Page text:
Josephine Balfour Oatts talks to playwright and actor Victoria Cano about simplifying the grey area of sexual assault and consent.
Three years ago, Victoria Cano became a victim of sexual assault. Or at least, she thought she did. At the time of the incident, she had been close to the perpetrator. They were colleagues, and there was a hint of flirtation within their friendship. Sometimes, he would drive her home afterwards. It was a confusing time for Victoria. “We are taught that assault can only be one way” she says. So, when she finally felt able to open up about her experience to a later boyfriend, he was quick to invalidate the ordeal. It was only when she came across a self-published blog written by a peer at Northwestern University (IL. USA) that Victoria could finally come to terms with her trauma.
This blog charted her peer’s own encounter with forced sex. “Telling our stories matter” Victoria declares, “I truly believe that she saved my life.” Originally from New York, the playwright and actor decided to translate her journey on to the stage. Pomegranate Season will be performed over three nights as part of the Camden Fringe Festival, an event which she hopes will confuse and provoke her audiences. “We don’t have a good language for consent”, Victoria grimaces, “It’s a grey area.” She will also be playing the title role, Cora, amongst a cast of four others.
Loosely inspired by the Greek myth Rape of Persephone, Pomegranate Season champions the same aggressive and manipulative behaviour that Persephone received at the hand of Hades. Her abduction and subsequent trickery into eating the food of the Underworld – six pomegranate seeds – meant that she was obliged to spend six months of each year with him as his wedded property. Victoria uses this as a means of supporting her own story with fiction, which in turn adds a protective layer to the performance process, acting as a preventative measure in terms of reliving the event.
Victoria finds that she uses humour to manage uncomfortable situations, and as a result there have been many opportunities for comedy throughout the production. “We’re putting on a rape play at the Cockpit Theatre, now that’s hilarious!” she laughs. The narrative responds to this human need for respite, a decision that Victoria feels adds lightness to grappling with what happened to her. “People need to breathe” she says, nodding.
“I want to challenge the world to shift the paradigm around our language of consent”, she asserts, “I think we need to push more.” Harvey Weinstein and Brock Turner are clear examples of what we understand to be a sexual predator, but the spectrum of assault is wide ranging. “No one jumped out of the bushes at me. What I experienced was not what I had been told sexual assault was like.” For Victoria, it was something that started as consensual and then took a wrong turn. Not unlike the comedian Aziz Ansari and his response to the allegations of sexual assault by a woman he dated last year. “It’s a part of rape culture – men who have just pushed that bit too far” she sighs, exasperated.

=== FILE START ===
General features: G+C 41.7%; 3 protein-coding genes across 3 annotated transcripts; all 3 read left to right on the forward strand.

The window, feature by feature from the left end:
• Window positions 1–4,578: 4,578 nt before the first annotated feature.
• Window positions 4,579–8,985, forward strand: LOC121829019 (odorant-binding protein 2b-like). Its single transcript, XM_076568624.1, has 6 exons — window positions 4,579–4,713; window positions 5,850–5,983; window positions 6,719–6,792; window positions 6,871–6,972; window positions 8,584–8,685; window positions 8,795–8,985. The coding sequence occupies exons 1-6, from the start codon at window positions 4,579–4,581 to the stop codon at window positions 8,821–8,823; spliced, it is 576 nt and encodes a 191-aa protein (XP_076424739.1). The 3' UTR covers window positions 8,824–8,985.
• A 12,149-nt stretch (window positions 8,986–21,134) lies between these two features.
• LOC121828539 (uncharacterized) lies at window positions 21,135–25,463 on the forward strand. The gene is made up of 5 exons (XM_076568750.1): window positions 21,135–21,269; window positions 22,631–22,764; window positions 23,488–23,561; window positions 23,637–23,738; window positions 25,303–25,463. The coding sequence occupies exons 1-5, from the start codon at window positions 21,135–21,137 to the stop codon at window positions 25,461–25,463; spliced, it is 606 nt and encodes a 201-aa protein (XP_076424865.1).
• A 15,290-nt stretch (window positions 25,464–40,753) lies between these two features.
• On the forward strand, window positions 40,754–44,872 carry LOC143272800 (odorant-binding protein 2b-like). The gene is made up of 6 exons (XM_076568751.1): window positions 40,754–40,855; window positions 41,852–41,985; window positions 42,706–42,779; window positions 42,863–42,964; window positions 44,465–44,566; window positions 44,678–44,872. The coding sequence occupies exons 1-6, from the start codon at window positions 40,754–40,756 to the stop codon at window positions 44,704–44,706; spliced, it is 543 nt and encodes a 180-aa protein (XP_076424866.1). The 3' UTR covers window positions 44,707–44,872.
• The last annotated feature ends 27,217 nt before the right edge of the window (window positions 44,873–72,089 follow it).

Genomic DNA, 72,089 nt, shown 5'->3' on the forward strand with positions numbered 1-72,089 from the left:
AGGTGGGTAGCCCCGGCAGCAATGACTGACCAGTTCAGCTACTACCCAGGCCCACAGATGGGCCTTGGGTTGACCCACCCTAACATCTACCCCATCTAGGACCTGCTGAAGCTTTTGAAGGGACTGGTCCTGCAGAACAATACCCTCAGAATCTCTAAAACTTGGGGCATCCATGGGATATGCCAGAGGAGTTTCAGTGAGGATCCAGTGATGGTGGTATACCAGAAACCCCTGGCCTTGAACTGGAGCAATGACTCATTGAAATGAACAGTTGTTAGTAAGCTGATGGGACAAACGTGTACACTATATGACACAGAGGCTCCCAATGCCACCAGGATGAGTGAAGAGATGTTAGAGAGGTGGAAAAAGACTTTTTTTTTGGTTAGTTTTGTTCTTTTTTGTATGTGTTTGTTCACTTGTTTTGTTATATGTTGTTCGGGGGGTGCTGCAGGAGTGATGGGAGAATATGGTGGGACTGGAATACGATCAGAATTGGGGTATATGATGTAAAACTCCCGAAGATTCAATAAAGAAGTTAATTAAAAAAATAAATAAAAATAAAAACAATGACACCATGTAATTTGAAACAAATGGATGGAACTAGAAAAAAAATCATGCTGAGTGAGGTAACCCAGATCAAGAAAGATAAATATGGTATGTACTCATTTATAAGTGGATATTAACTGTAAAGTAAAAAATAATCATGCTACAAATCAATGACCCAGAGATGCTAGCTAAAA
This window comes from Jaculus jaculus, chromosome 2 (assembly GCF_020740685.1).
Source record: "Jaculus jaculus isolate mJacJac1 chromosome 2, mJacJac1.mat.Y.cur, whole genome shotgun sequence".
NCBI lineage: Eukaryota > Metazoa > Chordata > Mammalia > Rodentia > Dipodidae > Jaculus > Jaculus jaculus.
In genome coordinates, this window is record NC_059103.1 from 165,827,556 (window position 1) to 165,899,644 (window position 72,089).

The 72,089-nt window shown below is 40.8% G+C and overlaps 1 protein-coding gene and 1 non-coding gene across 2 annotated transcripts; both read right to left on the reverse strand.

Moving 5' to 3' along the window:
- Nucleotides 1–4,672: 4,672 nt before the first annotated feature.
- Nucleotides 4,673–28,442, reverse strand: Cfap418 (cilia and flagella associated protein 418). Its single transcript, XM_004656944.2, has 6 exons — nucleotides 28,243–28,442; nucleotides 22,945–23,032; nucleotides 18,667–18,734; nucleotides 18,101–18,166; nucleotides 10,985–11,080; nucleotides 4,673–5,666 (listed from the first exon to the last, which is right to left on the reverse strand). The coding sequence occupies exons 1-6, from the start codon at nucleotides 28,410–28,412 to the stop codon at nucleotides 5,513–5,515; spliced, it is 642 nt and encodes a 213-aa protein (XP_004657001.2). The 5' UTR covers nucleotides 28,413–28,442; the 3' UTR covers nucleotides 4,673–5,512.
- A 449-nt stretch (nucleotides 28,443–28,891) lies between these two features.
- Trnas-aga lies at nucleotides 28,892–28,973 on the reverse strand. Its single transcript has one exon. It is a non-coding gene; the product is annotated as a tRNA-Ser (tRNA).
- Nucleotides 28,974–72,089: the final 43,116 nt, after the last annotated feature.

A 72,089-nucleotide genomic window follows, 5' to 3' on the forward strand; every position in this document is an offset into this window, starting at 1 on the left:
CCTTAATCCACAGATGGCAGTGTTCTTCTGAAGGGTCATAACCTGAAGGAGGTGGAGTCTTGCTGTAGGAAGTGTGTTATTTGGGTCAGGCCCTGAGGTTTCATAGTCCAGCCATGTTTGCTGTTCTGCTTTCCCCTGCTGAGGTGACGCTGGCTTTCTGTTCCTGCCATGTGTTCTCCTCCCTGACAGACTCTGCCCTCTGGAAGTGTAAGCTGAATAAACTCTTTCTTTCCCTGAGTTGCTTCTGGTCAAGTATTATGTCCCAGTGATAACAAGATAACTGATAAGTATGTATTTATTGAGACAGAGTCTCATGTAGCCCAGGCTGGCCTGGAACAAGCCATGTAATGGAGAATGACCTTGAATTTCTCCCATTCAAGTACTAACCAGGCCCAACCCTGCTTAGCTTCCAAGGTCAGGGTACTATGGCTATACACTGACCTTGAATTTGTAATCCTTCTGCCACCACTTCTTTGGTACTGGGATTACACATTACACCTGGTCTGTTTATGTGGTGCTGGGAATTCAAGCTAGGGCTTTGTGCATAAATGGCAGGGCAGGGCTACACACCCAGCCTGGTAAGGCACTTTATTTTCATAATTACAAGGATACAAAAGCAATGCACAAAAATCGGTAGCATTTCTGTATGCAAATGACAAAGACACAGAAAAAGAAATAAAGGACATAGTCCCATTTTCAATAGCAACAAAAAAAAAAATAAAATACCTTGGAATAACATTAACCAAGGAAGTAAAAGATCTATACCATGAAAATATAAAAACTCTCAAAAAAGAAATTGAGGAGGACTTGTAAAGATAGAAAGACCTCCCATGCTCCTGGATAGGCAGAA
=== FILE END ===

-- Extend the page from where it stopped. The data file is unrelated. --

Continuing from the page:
A derisive conversation began after a rehearsed reading of the show earlier this year. During a Q&A, the audience were divided regarding the nature of Victoria’s experience. Some identified with her narrative, while others disagreed. If anything, this difference in opinion made her desire to stage Pomegranate Season stronger. “I want women to walk out of this play having had their trauma validated” she adds, “and I want men to think ‘Oh God, have I done that to someone?’”. Victoria is glad of the recent #MeToo and #TimesUp movements, and relieved that they have helped to expose well-known predators within the Arts industry. “Everyone knew about Bill Cosby” she says, shaking her head. Before now, women (and some men) have had to develop coded ways with which to keep each other safe.
The characters of Cora and Dan (the offender) are granted the reckoning that Victoria was never able to get. Having initially been denied the ‘label’ of assault, she understands how disempowering the lack of fluency around consent can be. “Only yes means yes, and many things can mean no” she continues, “[but] If I can make one person consider what’s happened to them and notice the pain that they are carrying so that they can reach out and get the help they need, then the play will have done what it was meant to do.” It is clear from Victoria’s story that our society is still very much at the surface of this problem and is yet to dig deeper into issues around rape and other sexual offences. One line in the play reads “Sex isn’t supposed to feel bad”. An astute statement. She smiles wryly. “There is still a lot of work to be done, and I don’t think people should forget that.”
Pomegranate Season is playing at The Cockpit Theatre until August 22nd. For more information and tickets, see http://thecockpit.org.uk/show/pomegranate_season